Shopify Inc. (TSX:SHOP)(NYSE:SHOP) shares are closing in on an incredible year, soaring 128% at the time of this writing. The stock, however, had a weak last quarter when it shed nearly 11% in value, compelling investors to pause and ask: Can Shopify continue to rally in 2018 or will the stock fizzle out?
Shopify is still a loss-making company, but…
Shopify’s crazy run-up this year wasn’t a fluke. The cloud-based e-commerce platform is growing at a torrid pace, adding thousands of customers and merchants every quarter.
During the nine months ended Sept. 30, 2017, Shopify’s revenue jumped 74% year over year to $451 million, and gross margin improved three percentage points to 57.5%. The problem is that Shopify is still a loss-making entity, and its net loss expanded during the nine-month period.
Losses aren’t necessarily a bad thing, however, as Shopify is still somewhere between the start-up and growth stages of its lifecycle, when companies are focused on creating a market and establishing a customer base, which requires heavy investments into research and marketing. That was evident in Shopify’s latest numbers: the company’s sales and marketing expenses rose 75%, while research and development expenses nearly doubled during the nine-month period, adding to its losses.
The real question is this: what is Shopify doing with all that money? If 2017 is anything to go by, Shopify is on the right track.
…that’s not a hindrance to growth
Shopify struck some big deals in 2017, which should better position it to ride the e-commerce wave. Some of Shopify’s biggest growth initiatives this year included:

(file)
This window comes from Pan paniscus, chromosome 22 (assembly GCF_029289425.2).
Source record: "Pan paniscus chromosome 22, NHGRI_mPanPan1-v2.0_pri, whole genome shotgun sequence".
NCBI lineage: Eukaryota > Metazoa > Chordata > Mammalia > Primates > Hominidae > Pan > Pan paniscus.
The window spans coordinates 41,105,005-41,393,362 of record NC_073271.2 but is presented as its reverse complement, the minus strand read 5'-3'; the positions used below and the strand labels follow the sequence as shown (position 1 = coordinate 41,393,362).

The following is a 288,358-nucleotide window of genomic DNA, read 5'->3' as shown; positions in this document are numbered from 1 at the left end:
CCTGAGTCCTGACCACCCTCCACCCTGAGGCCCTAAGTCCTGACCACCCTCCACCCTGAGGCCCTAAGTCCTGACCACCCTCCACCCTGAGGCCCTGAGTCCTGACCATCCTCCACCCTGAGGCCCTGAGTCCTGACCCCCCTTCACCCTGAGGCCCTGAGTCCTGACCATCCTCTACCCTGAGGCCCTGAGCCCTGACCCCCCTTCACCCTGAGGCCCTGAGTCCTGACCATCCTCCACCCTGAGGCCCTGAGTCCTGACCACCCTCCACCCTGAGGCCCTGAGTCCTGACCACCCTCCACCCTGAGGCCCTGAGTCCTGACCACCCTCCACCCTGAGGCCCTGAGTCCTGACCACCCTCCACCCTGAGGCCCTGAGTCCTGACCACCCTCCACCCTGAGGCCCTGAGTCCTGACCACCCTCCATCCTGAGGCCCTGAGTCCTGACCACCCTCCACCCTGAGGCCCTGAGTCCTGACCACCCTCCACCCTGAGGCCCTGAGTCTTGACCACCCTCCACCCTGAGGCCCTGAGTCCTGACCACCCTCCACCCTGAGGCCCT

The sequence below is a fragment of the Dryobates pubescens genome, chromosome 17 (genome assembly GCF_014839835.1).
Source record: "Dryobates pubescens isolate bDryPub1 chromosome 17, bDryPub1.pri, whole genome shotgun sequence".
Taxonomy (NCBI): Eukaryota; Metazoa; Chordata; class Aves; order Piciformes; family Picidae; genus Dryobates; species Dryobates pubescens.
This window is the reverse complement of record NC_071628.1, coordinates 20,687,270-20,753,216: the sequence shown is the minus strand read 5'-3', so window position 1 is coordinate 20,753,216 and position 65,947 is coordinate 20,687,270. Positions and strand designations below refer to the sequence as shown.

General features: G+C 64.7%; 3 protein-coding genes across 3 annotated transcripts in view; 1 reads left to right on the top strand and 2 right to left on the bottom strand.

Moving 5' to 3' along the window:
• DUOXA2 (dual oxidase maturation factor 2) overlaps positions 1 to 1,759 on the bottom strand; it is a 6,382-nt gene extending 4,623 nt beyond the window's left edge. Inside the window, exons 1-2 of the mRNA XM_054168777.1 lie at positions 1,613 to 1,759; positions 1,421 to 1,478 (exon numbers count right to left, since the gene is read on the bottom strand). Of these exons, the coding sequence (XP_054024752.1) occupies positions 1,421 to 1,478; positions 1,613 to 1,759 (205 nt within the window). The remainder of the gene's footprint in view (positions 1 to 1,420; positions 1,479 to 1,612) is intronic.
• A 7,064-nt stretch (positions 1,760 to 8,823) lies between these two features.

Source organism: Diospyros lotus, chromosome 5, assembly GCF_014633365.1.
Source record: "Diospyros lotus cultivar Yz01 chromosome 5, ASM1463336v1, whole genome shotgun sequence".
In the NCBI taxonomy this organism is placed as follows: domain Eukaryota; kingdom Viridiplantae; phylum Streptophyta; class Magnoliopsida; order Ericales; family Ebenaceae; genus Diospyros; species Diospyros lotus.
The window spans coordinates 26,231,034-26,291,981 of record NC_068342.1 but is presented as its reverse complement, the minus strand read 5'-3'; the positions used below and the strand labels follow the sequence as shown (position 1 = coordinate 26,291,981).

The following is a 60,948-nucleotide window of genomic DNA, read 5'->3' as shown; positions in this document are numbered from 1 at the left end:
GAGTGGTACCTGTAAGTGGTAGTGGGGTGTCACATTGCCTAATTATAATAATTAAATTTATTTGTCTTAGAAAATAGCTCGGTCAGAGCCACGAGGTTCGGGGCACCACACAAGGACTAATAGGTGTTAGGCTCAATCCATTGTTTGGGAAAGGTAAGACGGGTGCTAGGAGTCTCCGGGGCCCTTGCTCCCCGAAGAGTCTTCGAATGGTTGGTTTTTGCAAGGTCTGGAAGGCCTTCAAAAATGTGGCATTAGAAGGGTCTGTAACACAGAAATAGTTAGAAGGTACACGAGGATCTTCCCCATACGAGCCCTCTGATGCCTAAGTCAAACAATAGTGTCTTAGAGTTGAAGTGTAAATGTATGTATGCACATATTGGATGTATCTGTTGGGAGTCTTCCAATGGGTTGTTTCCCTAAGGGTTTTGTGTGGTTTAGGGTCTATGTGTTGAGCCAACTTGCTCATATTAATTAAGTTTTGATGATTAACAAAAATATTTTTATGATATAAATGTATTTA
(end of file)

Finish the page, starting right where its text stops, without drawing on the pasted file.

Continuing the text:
- Integration with Amazon.com (NASDAQ:AMZN), allowing Shopify merchants to tap customers on Amazon while maintaining an online presence on Shopify.
- A tie-up with eBay, allowing merchants to list and sell products on eBay from their Shopify accounts and gain access to eBay’s 169 million buyer base.
- The launch of its own chip and swipe card reader supported by the world’s leading payments processing companies, Mastercard and Visa.
Among these, a tie-in with Amazon was a huge step ahead. In fact, not many know that Amazon shut down its own online store called Webstore in 2015 and opted for Shopify’s platform, instead, soon after.
What to expect from Shopify in 2018
To give you another example of Shopify’s growth, CEO Tobi Lutke claimed during the company’s last earnings call that “every 90 seconds, an entrepreneur makes their first sale” on Shopify. In 2017, Shopify’s merchant base crossed 500,000, growing more than five times since 2013. The latest news is that Shopify recorded sales worth more than US$1 billion on its platform during the Black Friday and Cyber Monday weekends.
As of now, Shopify expects its fiscal 2017 revenue to be around $657 million at the mid-point of its range, which should mean a whopping 69% jump from last year. That, along with narrowing adjusted operating losses, a swelling merchant base, and more partnerships and deals should continue to propel Shopify shares higher in 2018.
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Fool contributor Neha Chamaria has no position in any stocks mentioned. John Mackey, CEO of Whole Foods Market, an Amazon subsidiary, is a member of The Motley Fool’s board of directors. David Gardner owns shares of Amazon. Tom Gardner owns shares of Mastercard and Shopify. The Motley Fool owns shares of Amazon, eBay, Mastercard, Shopify, SHOPIFY INC, and Visa.